Sunday, January 3, 2010

Wright & Wrong

There was a certain kick in catching Richard Wright’s gold leaf and gouache mural that won this year’s Turner Prize in the very last hour of its existence. Tomorrow, this ethereally beautiful creation will be heartlessly painted over at the express request of Wright. It is not a gimmick. It has been the fate of all of Wright’s works in the last 20 years to be destroyed at the end of the exhibition for which they were created.

As he said in a video that accompanied the exhibition, “I like the idea of there being nothing left when I am gone”. Wright also acknowledged that his art sits awkwardly with the market. It questions how the system should value his art, which though exquisite, is transient. How should the art market – the auction houses, the galleries and collectors – contend with Wright’s work, which has no resale value? Is it still worth patronising?

Questioning art and commerce is not new. Another Tate exhibition – Pop Life – is filled cheek-by-jowl with artists questioning this rather murky relationship: from Andy Warhol to Tracy Emin and Damien Hirst. Almost all of the works did the same with a sense of cynicism, irony, starkness and in-your-face shamelessness that unfailingly ensured that the artists’ pockets are lined with gold. So while you definitely came out enjoying their joke on the system, you couldn’t help but feel that somehow the joke was also on you.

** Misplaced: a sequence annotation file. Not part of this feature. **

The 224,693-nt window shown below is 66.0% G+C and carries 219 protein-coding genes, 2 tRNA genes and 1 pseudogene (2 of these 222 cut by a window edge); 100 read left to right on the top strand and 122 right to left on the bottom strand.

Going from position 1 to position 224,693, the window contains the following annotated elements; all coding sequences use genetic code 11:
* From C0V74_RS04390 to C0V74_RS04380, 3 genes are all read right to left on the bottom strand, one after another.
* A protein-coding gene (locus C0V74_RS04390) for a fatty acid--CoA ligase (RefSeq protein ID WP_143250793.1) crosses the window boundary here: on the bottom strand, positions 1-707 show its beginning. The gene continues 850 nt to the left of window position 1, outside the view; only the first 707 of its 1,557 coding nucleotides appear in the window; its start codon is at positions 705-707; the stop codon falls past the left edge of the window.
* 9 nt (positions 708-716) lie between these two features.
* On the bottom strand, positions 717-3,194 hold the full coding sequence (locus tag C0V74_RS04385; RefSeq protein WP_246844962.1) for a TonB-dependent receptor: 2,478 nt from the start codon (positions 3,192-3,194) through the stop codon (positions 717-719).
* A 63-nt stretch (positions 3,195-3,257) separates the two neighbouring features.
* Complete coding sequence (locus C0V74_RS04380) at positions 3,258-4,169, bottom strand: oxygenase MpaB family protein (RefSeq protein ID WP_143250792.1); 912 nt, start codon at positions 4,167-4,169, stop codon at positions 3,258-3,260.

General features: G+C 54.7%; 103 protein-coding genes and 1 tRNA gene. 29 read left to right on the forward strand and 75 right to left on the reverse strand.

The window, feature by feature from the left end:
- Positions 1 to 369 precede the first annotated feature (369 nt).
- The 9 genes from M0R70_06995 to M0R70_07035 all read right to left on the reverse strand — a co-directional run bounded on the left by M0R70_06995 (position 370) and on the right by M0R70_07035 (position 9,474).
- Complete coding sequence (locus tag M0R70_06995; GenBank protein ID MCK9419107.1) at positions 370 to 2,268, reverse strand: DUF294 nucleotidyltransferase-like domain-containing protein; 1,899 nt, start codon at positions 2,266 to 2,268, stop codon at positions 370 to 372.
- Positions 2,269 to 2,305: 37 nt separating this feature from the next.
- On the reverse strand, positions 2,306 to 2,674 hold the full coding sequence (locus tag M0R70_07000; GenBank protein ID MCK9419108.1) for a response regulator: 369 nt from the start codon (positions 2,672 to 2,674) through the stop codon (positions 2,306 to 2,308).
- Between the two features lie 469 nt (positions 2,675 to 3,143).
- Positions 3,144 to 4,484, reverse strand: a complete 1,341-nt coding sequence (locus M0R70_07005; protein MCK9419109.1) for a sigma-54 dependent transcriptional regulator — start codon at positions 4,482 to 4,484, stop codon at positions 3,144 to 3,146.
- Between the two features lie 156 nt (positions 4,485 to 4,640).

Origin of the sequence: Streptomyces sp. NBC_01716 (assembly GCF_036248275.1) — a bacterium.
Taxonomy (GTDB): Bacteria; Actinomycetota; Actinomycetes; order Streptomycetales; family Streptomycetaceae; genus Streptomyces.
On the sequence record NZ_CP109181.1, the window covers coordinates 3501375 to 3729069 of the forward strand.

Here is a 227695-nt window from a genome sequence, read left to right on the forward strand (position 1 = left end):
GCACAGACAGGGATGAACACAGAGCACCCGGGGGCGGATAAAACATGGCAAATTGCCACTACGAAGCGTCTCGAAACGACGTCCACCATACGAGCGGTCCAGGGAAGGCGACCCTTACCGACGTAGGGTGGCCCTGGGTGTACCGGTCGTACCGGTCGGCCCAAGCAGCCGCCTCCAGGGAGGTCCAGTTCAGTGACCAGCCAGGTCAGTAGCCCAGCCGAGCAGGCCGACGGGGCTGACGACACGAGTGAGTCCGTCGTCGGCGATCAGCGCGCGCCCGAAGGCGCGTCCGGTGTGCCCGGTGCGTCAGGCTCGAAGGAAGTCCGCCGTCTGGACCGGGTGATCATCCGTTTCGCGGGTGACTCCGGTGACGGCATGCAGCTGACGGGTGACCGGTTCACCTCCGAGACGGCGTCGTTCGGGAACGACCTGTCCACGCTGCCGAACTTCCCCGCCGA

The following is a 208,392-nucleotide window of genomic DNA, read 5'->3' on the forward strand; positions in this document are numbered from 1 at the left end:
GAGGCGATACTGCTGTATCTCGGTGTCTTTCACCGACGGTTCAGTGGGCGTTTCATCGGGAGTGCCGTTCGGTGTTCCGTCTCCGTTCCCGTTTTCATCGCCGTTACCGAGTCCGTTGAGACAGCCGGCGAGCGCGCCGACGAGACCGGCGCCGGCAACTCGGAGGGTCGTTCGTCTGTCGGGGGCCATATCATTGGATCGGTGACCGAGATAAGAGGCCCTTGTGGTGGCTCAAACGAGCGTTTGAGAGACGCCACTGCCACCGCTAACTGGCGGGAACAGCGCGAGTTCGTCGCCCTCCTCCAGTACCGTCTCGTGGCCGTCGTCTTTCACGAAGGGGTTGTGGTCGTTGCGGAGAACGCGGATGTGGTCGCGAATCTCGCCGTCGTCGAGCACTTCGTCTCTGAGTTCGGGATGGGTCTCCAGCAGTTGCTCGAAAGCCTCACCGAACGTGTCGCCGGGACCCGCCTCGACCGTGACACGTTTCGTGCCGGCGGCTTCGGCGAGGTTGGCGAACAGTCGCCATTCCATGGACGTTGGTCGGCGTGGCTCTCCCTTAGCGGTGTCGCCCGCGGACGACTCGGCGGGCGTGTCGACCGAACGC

I prefer Wright’s style of questioning. It doesn’t just poke fun at the system, it boldly challenges it. His works also challenge us as a society to question our consumerist covetousness and fascination with youth. But Wright does it with a sense of almost spiritual beauty. For in order to destroy your own exquisite creation, you must first let go of the vanity and conceit that accompanies its creation. That Wright does it, gives us faith that so can we.

Wright’s work is gone forever. But Pop Life exhibition will be on at Tate Modern till January 17.

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